The Truth About Damaged Hair and Restoring Your Tresses

Posted by Sasha Kaleigh on Jul 11, 2017 9:00:00 AM

If you’re anything like us, you’re obsessed with hair. It’s fun to switch things up and experiment with flat-ironing, curling, and coloring. Unfortunately, these treatments can wreak havoc on your locks. Many of the chemicals used for perms, relaxing, bleaching, and dying strip hair down, giving it a “fried” look overtime.

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Your Complete Guide to Rescuing Damaged Hair

If you’re looking to restore your hair to its former glory, the first step is to assess how damaged your hair is. There are a number of factors that can damage your hair, even a day at the pool can put your hair through the ringer between the sun exposure and chlorine. However, there is a major difference between hair that has seen years of bleaching versus hair that’s been exposed to summer’s elements. It’s not as simple as classifying hair as damaged or not damaged, since chemical treatments, nutrition, the environment, pulling and styling can all contribute to breakage.

Understanding Different Levels of Damage and Porosity

The basic structure of the hair shaft is made out of the cuticle, the cortex, and the medulla. The medulla is not always present in all hair. Thicker hair is more likely to have this layer, where fine hair sometimes does not have the medulla in the hair shaft. The medulla is composed of round, loosely bound cells containing the protein keratin. The cortex is the middle layer, which give hair its color, shape, and elasticity. The cuticle is a transparent layer that protects the inner structures from damage.

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In the bottom photo, you see that there are three microscopic images of hair shafts. The one on the left has low porosity, meaning that when this hair is wet, moisture has a tough time penetrating the cuticle. However, when moisture does penetrate it stays there, keeping the cortex well moisturized. The middle photo shows a slightly raised cuticle layer; this is the most ideal since it provides sufficient room to capture and retain moisture. The photo on the right shows hair with a damaged cuticle. In this case, moisture enters easily but is difficult to retain.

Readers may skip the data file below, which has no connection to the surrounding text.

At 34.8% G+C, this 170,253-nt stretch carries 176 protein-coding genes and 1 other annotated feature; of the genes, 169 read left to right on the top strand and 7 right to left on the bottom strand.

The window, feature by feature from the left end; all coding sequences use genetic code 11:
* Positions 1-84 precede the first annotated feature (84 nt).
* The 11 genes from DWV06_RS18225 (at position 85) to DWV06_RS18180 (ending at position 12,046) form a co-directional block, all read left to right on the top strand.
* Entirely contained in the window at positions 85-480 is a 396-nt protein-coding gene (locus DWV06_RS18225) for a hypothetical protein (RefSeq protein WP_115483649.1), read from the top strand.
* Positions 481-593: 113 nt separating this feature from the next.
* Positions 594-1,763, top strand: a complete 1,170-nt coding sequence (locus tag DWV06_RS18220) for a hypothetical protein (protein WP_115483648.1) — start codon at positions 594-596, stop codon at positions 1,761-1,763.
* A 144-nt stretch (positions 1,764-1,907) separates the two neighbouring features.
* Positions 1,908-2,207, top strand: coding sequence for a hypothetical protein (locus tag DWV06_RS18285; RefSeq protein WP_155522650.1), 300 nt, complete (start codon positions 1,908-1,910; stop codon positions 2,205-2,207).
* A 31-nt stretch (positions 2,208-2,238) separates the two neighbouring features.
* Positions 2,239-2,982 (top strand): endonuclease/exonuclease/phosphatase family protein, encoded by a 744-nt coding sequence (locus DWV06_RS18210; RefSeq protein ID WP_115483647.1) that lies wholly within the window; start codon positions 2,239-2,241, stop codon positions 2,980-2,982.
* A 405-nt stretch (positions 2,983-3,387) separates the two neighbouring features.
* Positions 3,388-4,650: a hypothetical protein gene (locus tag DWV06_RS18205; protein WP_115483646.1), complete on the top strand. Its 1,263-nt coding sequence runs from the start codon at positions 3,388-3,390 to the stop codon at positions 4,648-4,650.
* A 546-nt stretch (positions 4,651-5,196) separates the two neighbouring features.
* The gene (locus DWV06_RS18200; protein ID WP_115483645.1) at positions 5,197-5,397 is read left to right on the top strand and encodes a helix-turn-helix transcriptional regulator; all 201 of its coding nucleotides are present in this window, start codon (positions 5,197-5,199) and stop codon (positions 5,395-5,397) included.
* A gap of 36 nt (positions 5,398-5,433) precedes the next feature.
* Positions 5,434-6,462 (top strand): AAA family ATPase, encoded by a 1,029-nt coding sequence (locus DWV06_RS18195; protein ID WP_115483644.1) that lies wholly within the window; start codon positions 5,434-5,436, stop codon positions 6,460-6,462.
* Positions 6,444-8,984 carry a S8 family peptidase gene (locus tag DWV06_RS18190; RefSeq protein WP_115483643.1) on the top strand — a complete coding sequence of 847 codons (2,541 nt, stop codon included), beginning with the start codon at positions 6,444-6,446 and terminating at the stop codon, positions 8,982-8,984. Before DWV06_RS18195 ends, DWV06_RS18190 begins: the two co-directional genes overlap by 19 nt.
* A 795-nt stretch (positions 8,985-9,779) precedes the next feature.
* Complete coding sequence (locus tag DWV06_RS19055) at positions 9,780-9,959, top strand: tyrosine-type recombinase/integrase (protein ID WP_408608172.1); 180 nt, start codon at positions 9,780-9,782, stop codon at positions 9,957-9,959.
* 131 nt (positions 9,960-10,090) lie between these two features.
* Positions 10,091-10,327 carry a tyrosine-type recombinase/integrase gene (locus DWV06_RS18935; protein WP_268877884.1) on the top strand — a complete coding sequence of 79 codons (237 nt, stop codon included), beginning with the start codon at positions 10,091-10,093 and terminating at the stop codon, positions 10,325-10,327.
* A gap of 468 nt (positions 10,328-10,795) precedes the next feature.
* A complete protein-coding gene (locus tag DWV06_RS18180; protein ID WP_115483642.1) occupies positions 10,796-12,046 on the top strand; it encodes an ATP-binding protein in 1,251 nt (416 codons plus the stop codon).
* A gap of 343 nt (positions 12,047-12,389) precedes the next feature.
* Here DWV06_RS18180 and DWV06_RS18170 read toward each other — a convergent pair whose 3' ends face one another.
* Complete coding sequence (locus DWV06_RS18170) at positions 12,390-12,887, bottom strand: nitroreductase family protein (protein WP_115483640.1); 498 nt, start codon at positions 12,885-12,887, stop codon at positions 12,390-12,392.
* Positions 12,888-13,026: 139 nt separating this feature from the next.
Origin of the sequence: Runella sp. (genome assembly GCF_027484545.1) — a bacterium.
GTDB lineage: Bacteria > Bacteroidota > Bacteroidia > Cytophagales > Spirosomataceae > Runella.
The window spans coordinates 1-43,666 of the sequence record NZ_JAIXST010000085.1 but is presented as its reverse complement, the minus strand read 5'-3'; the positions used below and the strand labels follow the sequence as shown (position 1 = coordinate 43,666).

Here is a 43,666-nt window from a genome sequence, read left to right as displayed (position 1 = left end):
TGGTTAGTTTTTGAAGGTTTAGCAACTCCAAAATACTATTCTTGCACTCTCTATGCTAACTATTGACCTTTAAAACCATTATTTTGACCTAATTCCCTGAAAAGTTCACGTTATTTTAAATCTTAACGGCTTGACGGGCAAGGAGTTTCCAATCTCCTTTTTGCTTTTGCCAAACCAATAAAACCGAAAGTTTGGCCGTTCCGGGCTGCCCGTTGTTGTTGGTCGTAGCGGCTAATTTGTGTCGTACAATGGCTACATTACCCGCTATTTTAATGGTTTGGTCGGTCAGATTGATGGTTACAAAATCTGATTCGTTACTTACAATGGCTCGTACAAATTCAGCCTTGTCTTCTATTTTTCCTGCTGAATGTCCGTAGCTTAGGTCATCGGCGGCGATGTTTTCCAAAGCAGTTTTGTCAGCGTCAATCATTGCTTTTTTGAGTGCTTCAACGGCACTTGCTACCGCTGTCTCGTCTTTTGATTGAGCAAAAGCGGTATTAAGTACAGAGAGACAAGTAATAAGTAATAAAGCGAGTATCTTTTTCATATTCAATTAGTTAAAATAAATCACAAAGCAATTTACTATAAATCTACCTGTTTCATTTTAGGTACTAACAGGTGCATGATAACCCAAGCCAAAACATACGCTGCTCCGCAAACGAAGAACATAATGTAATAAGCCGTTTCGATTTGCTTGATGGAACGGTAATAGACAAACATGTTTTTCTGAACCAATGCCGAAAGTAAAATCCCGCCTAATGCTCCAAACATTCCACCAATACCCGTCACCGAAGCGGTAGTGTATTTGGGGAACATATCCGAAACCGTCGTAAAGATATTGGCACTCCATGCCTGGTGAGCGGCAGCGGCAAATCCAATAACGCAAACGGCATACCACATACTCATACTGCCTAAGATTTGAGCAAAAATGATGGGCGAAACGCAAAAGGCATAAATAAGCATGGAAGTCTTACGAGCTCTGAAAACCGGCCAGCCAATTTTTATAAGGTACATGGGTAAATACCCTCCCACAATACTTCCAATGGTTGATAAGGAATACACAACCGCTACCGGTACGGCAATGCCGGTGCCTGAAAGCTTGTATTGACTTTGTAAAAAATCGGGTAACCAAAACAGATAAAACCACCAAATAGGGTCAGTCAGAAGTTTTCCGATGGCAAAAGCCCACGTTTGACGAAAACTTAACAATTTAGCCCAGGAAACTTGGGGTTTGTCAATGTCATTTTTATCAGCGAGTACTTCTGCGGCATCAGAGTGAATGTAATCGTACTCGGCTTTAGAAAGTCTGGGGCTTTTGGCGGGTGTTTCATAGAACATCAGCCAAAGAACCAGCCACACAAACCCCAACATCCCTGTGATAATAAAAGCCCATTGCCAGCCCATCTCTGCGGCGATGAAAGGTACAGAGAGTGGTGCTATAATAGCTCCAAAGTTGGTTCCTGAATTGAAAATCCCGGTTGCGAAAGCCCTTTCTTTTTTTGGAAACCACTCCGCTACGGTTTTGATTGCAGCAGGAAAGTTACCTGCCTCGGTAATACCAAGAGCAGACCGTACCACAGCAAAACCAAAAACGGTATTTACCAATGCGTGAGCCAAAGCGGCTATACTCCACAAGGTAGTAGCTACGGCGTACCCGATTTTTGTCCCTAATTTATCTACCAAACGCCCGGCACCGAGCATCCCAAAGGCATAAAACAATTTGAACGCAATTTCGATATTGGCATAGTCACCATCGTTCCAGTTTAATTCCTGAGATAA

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Both conditions of low porosity and high porosity can make hair appear dry since moisture is what provides hydrogen bonding between the keratin fibers. This bonding is essential for the maintenance of hair strength and elasticity. Without moisture in the cortex, the hair becomes thin, frizzy, and much more prone to permanent damage and breakage. There is an entire spectrum of how damaged or how porous your hair can be, which is why we’ve broken down 5 different grades of hair health.

Grade 1: Virgin Hair, Never Colored and Heat Styling is Seldom

Your hair is virtually unprocessed. Meaning that you’ve steered clear or coloring, bleaching, and perms. You may have used a curling iron or flat iron on occasion, but you wear your hair in its natural state most days. If you have virgin hair, you’ll likely only need to dust the ends with a trim every 12 weeks to avoid split ends.

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Source: http://blog.spoyl.in/make-your-hair-grow-faster/

Grade 2: Mild Damage from Chemical Treatments

You have colored your hair, but you haven’t gone beyond four shades from your natural color. Chemical treatments such as coloring take a toll on hair cuticles, making them more porous and prone to breakage. At this stage you should be investing in a weekly hair mask and invest in a sulfate-free shampoo and conditioner.